“I played it acoustically in the studio and the boys liked it, but I thought it needed more emotion.
“Dan Brown, the head engineer, asked me what I wanted to do and I said I wanted to get a violinist in.
“Dan said bugger that, let’s get a 12-piece string section in and blow this thing out of the water! My head started to spin. We sent the arrangements to a mob in Nashville, and then we got the Nashville String Machine on Zoom so we could watch each other play.
“We had a couple of run-throughs and then went, here we go! I had goose bumps on my goose bumps! I saw one lady in the orchestra turn to the violinist next to her at the end of the recording and go, ‘I really like this’. I didn’t even know such a thing existed, but we did it.”
In addition to the Nashville strings, the song’s emotional impact is further heightened by the beautiful tinkling piano of virtuoso musician Andy Cowan.
Andy was unwell at the time, but agreed to perform the session at his home studio in the hinterland.
“It was magic,” says Aido.
“We ran through the song a couple of times with Andy, and he got what was required immediately, and did it in a couple of takes.”
Fans of The SandFlys, who back up Aido throughout, will be familiar with a couple of the songs they play at their regular Harbour Wine Bar gigs, like Saltwater Blues (which gets new life through D’yon Tahana’s sexy sax) and T-Tree Song, an ode to Aido’s place of the heart.
But a couple of newer numbers really got to me, like Barefoot Café, which hums along like a summer’s day (in fact I’m humming it now).
Says Aido: “I wrote it in my head one day walking along the river, when I looked across Gympie Terrace and saw my lovely wife Deb, working away with the customers the way she does with a big smile on her face, and I thought, if I wasn’t already married to her, I’d push over mountains to get to that chick.”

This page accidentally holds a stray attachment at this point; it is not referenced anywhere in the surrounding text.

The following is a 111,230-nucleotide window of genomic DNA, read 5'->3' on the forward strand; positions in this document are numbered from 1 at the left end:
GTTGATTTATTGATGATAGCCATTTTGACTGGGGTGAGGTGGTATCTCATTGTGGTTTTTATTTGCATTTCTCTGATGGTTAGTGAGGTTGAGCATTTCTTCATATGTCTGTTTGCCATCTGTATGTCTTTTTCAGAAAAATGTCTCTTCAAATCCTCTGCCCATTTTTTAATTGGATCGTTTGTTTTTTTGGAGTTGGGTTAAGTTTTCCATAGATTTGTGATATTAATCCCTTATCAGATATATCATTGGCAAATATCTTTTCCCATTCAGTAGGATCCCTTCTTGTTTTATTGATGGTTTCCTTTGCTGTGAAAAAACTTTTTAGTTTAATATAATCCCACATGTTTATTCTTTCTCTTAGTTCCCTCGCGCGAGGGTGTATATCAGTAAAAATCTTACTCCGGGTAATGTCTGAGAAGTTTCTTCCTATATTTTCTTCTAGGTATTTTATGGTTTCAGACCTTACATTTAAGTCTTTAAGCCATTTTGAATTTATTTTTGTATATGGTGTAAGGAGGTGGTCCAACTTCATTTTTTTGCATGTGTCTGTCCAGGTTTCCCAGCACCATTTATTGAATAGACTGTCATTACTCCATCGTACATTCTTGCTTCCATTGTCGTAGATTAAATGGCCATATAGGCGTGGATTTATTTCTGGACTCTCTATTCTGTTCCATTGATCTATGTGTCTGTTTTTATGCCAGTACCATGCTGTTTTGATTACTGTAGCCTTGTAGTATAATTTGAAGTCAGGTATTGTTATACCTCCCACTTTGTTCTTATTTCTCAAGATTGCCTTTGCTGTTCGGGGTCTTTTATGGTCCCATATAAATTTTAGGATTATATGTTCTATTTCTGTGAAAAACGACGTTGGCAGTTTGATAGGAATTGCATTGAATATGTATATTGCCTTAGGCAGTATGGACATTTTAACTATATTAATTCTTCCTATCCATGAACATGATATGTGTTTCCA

In Highway Of Life, Aido questions one aspect of life in the two surf resort towns where he’s made a home: “It’s more about Margaret River than Noosa but the same thing is happening in both places. The rich people come in and build big houses and leave them empty for most of the year. They’re looking for a better way of life but they bring their old ways with them instead.”
The message might be serious but the song rocks along so much you tend to overlook that.
The last track on the album, These Are My Happy Days, pretty much sums up Aido’s take on life in Noosa.
He says: “I like the line, ‘hanging out with brown-skinned bodies that I know’. You know what it’s like. Whenever we go surfing, both of us have so many people we know, and I call them friends. I like the feeling that as surfers we’re all part of one big happy gang, so I got everyone into the booth and kept it loose and happy.”
Mission accomplished, Aido.
For a closer, he couldn’t have chosen better. Happy Days is an anthem of joy. It could well become our official Noosa song.
NOTE: Never Too Late is available for purchase as CD and download from the man himself. Call Aido on 0409 296 849.